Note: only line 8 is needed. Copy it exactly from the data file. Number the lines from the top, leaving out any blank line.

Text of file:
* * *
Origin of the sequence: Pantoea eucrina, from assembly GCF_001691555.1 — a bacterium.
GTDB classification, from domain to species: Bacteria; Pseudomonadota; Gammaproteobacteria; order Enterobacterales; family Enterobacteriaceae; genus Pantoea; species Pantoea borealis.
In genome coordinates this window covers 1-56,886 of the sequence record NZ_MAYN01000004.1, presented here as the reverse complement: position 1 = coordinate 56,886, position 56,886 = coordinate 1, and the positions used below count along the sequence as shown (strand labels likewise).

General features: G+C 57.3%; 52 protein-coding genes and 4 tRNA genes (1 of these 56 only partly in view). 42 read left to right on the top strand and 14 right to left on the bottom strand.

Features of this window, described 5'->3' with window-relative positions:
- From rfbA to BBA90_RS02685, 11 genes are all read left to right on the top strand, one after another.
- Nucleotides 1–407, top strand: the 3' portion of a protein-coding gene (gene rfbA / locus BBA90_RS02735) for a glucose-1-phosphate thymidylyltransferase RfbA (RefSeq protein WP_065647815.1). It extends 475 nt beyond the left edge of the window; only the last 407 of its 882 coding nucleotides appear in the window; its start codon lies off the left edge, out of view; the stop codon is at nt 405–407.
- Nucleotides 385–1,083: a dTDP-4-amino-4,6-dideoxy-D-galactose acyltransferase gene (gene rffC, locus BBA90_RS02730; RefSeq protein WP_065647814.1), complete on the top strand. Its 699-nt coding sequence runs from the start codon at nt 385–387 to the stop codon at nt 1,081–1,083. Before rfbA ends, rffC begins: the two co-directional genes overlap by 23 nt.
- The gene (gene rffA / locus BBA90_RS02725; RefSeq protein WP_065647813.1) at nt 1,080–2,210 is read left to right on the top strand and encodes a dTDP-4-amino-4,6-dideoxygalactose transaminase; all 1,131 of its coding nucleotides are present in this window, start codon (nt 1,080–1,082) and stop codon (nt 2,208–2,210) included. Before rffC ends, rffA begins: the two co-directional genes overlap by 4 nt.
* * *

- Nucleotides 385–1,083: a dTDP-4-amino-4,6-dideoxy-D-galactose acyltransferase gene (gene rffC, locus BBA90_RS02730; RefSeq protein WP_065647814.1), complete on the top strand. Its 699-nt coding sequence runs from the start codon at nt 385–387 to the stop codon at nt 1,081–1,083. Before rfbA ends, rffC begins: the two co-directional genes overlap by 23 nt.